Every year at Frightmare in the Falls, horror-lovers come together to meets stars, check out panels, buy cool merch and more. This year, directly across our booth, was a man with a motorcycle. People came by to snap pics of this machine covered in horror art depicting some of our most beloved icons. I noticed him engaging in conversation and sometimes handing out pamphlets. Curious, I went over to see what he was about. Meet Boudah, one of our horror community members involved in an organization called Bikers Against Child Abuse, also known as BACA. Often, we don’t really see what else is going on beyond our common love of ghouls, but he and BACA are helping those who have experienced real-life horrors. Here is an interview with Boudah about horror, his bike, and how he and BACA are making a difference.
By MARIAM BASTANI
How did you become involved in Frightmare in the Falls?
I have been a horror junky since I was a toddler. My mom was my influence there. It’s our thing honestly, haha. So, when I can up with the idea for my bike called Scharacters, I had several horror icons air brushed onto my motorcycle. I have been lucky enough to meet many of these icons of horror culture and have had them autographing the bike. When I saw a Facebook ad for Frightmare, I reached out to the organizers and offered my bike up for show at no cost in trade for the opportunity to meet some more of the characters already painted on my bike. The rest is history, so they say.
Please tell us about the horror influences you chose to represent. How else does this love play into your life all year round?
I am a huge 80’s horror movie fan, so I’ve got Freddy, Jason, Michael Myers on my gas tank, Chucky and Tiffany on the side fenders and the nurse from SILENT HILL…not 80’s I know, but, come on, I’m a biker and she is sexy. I have Reagan from THE EXORCIST, Captain Spaulding, Hannibal Lector, but as Tony Hopkins. I’ve also got old school Pennywise from IT as well as Leatherface from TEXAS CHAINSAW MASSACRE all on my front ferring. On my front tire, I have the first zombie who fell off the bike in the WALKING DEAD series.
As horror lovers, we expose ourselves to some pretty traumatic fiction, scenarios we can walk away from, but you are part of a group that helps real-life people deal with trauma. Please tell us about Bikers Against Child Abuse (BACA).
BACA is a group of bikers who sole mission is to empower abused children to not fear the world in which they live. We do this by welcoming them into our family and being there for them 24/7. We simply show up no matter what. Day or night, rain snow sleet hail, we get there when they’re scared. Court as an adult is scary, just imagine being a small child having to relive the biggest horror story of their life. Testifying is the biggest step to healing and when we fill a courtroom with strong men and woman, all bikers out, so that child feels safe as part of our family. We are scarier than that perpetrator ever could be. We are there for the children. That’s empowering!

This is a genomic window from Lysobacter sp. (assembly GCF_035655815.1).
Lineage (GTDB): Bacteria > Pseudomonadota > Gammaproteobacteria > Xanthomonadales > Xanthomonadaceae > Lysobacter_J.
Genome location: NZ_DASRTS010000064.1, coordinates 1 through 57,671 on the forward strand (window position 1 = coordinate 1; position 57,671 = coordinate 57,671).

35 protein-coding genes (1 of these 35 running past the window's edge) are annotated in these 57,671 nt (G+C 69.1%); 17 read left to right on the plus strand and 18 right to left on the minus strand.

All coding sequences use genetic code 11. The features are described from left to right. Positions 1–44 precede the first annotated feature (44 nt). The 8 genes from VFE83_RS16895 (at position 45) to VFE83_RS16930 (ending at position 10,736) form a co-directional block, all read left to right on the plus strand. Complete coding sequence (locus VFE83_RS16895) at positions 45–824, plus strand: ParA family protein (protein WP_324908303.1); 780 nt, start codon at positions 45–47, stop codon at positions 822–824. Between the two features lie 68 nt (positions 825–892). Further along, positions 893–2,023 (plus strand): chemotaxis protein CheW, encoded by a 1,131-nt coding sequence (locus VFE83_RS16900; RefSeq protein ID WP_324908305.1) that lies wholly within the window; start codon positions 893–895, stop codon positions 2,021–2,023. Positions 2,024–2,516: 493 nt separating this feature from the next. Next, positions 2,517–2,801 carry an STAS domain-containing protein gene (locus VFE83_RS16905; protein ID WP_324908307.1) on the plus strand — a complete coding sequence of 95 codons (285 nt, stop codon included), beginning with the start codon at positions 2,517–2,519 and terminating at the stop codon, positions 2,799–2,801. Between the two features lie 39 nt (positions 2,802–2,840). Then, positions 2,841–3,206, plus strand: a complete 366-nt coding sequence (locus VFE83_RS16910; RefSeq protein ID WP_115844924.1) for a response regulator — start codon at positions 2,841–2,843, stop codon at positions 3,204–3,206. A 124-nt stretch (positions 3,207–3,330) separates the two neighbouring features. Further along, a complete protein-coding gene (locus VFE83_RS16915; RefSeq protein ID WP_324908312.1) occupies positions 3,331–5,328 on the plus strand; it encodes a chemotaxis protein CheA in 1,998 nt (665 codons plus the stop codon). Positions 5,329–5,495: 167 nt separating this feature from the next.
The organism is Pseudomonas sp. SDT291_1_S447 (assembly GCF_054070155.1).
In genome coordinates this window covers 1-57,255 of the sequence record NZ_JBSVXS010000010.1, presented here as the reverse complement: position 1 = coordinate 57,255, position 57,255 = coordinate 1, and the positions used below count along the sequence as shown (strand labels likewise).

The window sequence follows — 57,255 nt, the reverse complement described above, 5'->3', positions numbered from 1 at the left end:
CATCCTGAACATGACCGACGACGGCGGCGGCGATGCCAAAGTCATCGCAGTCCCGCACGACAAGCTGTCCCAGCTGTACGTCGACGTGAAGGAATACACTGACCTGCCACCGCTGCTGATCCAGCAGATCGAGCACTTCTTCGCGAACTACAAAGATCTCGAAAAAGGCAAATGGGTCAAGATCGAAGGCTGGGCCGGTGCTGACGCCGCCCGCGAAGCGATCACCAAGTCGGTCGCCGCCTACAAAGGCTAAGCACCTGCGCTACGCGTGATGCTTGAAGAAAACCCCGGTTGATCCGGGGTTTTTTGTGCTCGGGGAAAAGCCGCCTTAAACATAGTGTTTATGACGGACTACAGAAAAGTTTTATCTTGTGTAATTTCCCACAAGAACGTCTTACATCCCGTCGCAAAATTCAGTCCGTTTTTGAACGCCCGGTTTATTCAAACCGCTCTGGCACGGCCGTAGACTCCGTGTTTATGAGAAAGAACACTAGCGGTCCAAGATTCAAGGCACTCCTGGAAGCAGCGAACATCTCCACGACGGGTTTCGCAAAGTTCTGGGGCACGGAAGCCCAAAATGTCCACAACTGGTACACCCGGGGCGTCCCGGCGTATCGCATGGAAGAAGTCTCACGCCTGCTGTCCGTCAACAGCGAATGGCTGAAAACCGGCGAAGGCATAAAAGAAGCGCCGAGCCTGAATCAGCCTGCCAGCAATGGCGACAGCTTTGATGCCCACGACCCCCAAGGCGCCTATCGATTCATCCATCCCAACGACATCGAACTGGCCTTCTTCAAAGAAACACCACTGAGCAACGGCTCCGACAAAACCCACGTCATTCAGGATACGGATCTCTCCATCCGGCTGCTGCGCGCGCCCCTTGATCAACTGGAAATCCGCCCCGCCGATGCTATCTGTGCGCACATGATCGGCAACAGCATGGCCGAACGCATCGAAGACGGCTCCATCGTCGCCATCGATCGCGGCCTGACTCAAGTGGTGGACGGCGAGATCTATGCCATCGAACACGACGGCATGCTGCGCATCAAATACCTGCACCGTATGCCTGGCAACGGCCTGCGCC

Where can people find more information about about BACA?
www.bacaworld.org where you can also find a list of all the chapters in the world. Currently 17 countries have chapters with members in the tens of thousands. All with the same training, the same mission, the same methods, the same brother and sister hood to empower abused children to not fear the world in which they live.
What would you say to other horror lovers who want to make a difference in their community?
What’s your legacy going to be when you die? I asked myself that question 4 years ago. I had no answer. I entered my bike in a show at a local biker fest and during a break I went outside for a few minutes. I saw this sign “BIKERS AGAINST CHILD ABUSE,” so I went to talk with them. I fell in love with the mission and knew that was going to be my legacy. Everyone hates child abuse, right? But what are you doing to stop it? I’ve found a family of brothers and sisters who chose to do something about it. I must be clear: we are not vigilantes. I could care less about the abuser. It’s all about that child and making them feel safe, getting them their voices back, empowering them to get their say in court and close the book on their abusers. If you don’t make a difference in your community, the bad guys will!